WHO recommends regulatory measures to slow sugar’s contribution to global childhood obesity.
- Since the late 1980s, the World Health Organization (WHO) has recommended reducing dietary intake of free sugars (i.e., those added to foods and drinks and those naturally present in honey, syrups, fruit juices and fruit juice concentrates). The WHO’s advice is based on the connection between a high level of free sugar intake and poor dietary quality, obesity, and risk of noncommunicable diseases.
- The WHO has just issued a report urging the food industry and global governments to take active steps to slow sugar’s contribution to childhood obesity. Specifically, the report discusses the benefits of regulatory actions such as mandatory nutrient labeling, a sugar tax, restrictions on the marketing of sugary foods to children, and consumer education campaigns.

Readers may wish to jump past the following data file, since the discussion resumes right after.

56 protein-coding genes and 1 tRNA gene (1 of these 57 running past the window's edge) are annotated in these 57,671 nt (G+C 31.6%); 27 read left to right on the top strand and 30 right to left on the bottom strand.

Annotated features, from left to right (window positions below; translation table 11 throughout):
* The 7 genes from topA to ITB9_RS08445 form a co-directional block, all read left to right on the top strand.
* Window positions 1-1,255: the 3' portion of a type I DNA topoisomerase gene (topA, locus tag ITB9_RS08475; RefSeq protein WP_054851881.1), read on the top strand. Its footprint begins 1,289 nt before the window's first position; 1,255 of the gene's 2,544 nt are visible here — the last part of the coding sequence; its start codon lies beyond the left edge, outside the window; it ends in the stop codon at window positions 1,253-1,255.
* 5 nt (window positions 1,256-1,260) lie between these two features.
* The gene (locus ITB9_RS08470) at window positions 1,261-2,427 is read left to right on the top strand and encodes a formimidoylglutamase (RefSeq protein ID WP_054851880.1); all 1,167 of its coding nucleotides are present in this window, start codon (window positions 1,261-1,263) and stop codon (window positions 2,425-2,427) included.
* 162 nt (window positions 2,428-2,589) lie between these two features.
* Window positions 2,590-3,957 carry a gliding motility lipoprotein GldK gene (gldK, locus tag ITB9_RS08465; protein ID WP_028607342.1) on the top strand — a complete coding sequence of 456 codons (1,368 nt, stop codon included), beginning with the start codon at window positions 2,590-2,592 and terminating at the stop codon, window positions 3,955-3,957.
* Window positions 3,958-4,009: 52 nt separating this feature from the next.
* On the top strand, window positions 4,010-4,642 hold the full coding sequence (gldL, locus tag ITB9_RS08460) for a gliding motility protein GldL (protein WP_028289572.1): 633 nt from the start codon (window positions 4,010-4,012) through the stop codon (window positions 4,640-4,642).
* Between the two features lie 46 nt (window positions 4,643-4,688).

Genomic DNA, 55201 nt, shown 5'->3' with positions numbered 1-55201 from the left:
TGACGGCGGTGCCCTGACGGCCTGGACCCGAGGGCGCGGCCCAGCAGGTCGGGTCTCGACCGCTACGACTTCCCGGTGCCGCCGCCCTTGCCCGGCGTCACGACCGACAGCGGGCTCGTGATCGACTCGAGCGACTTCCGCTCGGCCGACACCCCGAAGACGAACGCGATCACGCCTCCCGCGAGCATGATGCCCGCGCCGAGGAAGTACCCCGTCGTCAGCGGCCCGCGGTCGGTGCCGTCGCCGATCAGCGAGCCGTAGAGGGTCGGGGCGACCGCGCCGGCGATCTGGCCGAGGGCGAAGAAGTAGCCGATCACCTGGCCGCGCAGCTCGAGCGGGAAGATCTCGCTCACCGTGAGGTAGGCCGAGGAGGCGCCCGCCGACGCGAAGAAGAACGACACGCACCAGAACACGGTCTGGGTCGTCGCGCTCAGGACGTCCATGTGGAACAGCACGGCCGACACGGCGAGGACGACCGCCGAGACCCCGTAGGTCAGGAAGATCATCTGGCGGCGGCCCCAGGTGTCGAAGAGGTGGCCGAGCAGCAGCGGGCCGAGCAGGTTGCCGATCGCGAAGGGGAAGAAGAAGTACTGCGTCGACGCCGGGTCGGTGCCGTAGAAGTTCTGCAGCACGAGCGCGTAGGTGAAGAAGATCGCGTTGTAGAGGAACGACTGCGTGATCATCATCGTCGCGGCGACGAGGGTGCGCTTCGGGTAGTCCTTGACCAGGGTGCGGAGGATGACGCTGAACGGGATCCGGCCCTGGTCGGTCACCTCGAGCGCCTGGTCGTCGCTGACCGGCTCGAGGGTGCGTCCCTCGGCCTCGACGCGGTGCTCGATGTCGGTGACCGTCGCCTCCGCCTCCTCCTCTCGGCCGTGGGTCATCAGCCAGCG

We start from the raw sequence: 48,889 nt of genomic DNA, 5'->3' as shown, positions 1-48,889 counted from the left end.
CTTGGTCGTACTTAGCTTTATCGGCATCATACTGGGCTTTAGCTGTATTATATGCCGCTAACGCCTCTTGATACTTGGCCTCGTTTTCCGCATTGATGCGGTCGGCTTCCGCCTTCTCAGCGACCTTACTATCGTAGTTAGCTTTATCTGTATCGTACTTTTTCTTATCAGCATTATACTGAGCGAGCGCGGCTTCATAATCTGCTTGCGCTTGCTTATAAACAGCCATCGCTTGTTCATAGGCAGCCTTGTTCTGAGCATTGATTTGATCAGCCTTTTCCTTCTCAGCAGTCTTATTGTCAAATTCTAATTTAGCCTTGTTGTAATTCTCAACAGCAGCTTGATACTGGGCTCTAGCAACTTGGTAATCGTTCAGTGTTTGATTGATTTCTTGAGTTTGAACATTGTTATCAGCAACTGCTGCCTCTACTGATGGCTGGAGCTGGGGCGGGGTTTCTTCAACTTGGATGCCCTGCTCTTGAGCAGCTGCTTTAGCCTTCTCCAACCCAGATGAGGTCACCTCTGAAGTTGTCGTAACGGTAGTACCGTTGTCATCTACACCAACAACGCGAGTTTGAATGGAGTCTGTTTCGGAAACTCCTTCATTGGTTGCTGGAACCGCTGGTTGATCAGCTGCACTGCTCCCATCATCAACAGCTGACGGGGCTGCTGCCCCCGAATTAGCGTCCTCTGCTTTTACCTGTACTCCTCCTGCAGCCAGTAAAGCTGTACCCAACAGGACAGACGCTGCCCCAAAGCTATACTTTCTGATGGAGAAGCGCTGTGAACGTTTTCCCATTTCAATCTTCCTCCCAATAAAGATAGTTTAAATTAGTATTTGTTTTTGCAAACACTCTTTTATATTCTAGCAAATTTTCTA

- Although the WHO certainly is viewed as an authoritative public health body, decisions about appropriate regulatory responses to sugar consumption and childhood obesity ultimately remain in the hands of individual governments. In the United States, the federal government is taking a more active role with respect to the marketing and labeling of added sugar, with FDA poised to include a mandatory declaration and a daily value (DV) for added sugar as part of its comprehensive nutrition labeling revisions. For the first time ever, the recently-released Dietary Guidelines for Americans recommend capping added sugar intake at 10% of one’s daily caloric intake. The full global impact and response to the WHO’s report remains to be seen, but we anticipate that added sugars will continue to occupy the public health spotlight for many years to come.